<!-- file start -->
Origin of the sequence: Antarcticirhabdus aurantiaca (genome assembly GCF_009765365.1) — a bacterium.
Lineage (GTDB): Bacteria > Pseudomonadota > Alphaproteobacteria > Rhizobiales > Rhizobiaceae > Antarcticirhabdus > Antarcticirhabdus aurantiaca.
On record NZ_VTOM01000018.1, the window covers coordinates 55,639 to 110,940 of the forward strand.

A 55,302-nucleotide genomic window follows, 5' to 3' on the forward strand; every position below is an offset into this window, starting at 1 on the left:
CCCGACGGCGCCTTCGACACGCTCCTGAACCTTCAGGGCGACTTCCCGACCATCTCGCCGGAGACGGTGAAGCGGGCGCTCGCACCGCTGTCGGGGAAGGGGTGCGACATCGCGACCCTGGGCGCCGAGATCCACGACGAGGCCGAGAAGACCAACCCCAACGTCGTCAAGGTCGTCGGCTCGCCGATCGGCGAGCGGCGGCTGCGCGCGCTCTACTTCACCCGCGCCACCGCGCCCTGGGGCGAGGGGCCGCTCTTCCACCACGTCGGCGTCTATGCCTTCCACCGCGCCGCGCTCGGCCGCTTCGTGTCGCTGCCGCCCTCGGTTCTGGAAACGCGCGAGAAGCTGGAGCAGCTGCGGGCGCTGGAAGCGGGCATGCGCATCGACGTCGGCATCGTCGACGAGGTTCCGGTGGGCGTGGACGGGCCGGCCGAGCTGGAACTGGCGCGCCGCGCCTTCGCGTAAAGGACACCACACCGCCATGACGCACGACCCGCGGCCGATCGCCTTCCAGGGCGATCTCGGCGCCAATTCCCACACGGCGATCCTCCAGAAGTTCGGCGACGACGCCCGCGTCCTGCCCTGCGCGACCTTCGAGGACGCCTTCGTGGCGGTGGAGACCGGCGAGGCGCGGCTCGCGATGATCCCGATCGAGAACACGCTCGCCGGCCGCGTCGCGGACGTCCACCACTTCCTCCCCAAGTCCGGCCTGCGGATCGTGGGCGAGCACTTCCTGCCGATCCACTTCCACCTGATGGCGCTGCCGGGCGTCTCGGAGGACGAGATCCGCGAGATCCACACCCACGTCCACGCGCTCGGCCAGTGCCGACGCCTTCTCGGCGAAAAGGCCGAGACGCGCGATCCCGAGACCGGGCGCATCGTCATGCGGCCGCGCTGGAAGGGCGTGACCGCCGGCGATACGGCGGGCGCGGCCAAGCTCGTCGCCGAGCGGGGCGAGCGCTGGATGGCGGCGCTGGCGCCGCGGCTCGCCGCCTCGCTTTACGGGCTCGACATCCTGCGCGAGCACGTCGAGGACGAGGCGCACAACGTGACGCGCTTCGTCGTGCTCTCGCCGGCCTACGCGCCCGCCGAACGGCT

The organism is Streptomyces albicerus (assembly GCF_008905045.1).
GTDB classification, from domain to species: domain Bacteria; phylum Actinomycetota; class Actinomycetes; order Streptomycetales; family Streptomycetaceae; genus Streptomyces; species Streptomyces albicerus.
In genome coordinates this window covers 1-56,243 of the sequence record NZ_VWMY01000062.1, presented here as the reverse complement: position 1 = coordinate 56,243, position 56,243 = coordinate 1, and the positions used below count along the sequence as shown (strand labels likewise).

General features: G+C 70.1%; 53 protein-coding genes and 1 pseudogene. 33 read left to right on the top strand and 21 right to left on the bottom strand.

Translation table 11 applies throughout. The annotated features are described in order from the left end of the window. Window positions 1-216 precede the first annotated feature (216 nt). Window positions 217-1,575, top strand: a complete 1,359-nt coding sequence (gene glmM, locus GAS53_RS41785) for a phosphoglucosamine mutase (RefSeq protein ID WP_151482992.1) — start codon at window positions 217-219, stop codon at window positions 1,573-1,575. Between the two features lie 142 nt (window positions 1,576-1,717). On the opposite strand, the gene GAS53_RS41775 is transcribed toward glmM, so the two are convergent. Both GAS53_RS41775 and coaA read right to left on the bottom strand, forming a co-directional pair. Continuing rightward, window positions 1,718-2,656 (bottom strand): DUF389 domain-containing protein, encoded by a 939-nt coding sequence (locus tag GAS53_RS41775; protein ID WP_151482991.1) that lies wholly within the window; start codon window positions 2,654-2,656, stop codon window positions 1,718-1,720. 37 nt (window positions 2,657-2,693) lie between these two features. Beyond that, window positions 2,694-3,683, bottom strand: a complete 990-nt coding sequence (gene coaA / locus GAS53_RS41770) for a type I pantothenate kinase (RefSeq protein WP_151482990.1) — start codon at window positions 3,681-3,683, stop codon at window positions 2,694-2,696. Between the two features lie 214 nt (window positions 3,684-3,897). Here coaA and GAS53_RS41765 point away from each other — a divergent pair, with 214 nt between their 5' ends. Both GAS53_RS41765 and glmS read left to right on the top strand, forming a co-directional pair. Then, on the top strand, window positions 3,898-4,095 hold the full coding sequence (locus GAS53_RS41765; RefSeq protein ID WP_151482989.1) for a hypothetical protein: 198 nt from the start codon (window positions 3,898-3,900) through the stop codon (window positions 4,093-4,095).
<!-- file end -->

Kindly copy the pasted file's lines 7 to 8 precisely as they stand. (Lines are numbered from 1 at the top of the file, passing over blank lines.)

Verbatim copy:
GTDB classification, from domain to species: domain Bacteria; phylum Actinomycetota; class Actinomycetes; order Streptomycetales; family Streptomycetaceae; genus Streptomyces; species Streptomyces albicerus.
In genome coordinates this window covers 1-56,243 of the sequence record NZ_VWMY01000062.1, presented here as the reverse complement: position 1 = coordinate 56,243, position 56,243 = coordinate 1, and the positions used below count along the sequence as shown (strand labels likewise).